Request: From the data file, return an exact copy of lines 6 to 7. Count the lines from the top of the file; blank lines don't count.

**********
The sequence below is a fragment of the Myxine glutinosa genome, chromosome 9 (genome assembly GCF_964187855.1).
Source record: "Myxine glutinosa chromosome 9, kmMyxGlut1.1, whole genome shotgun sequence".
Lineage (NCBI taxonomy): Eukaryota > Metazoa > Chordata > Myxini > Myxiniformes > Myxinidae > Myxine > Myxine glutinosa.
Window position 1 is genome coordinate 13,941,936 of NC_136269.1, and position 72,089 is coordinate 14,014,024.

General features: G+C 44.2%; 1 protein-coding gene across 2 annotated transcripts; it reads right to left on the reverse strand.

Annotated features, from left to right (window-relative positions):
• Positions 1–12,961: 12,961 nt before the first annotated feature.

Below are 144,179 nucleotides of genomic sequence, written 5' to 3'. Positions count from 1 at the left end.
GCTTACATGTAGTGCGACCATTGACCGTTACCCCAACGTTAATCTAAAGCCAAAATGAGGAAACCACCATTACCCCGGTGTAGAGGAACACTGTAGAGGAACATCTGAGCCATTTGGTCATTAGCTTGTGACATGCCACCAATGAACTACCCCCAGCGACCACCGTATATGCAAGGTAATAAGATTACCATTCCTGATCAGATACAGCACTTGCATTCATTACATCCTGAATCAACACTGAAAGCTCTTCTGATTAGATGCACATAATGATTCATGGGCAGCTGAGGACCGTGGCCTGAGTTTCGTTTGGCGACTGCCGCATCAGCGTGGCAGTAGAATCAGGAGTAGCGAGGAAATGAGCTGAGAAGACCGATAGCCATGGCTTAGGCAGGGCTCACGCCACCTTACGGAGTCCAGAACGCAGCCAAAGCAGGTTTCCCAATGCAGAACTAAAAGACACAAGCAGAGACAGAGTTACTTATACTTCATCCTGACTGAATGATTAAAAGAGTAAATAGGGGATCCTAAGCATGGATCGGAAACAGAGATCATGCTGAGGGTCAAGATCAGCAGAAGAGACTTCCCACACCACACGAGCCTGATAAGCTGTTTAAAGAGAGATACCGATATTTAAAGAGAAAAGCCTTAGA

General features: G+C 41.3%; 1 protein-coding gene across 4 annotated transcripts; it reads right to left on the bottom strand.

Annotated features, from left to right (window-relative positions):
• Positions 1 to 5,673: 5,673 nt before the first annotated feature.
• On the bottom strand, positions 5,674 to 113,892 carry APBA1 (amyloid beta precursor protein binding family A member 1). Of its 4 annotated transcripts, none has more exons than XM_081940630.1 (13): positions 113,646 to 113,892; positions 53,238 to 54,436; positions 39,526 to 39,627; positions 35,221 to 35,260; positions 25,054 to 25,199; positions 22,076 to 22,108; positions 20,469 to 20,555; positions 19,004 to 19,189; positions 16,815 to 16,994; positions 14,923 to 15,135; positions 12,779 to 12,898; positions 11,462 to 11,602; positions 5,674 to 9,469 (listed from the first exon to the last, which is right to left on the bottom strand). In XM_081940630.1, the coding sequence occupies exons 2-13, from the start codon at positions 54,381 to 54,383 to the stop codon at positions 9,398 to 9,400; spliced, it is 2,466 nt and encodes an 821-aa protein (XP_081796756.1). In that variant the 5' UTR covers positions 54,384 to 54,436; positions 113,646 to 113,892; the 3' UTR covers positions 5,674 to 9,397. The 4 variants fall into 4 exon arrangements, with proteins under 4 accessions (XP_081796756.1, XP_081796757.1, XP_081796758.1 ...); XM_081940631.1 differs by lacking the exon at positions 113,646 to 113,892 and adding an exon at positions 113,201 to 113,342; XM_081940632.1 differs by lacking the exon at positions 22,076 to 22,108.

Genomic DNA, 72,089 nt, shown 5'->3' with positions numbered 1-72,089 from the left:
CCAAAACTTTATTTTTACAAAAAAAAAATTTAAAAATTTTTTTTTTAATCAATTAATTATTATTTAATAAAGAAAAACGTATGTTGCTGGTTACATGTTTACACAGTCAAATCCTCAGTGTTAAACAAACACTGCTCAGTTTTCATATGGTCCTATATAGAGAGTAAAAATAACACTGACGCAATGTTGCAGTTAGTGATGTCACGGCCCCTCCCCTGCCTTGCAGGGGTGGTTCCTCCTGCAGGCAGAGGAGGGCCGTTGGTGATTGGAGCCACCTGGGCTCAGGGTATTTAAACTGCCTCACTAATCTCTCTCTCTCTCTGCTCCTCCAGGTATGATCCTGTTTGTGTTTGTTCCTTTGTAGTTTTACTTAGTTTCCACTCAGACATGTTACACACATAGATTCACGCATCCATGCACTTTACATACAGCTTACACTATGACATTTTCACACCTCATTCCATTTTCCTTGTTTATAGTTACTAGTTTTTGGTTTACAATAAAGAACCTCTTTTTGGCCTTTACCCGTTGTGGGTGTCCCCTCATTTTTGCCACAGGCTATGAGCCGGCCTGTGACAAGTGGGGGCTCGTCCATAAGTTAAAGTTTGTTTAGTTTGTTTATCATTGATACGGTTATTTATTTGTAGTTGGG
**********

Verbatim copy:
Annotated features, from left to right (window-relative positions):
• Positions 1–12,961: 12,961 nt before the first annotated feature.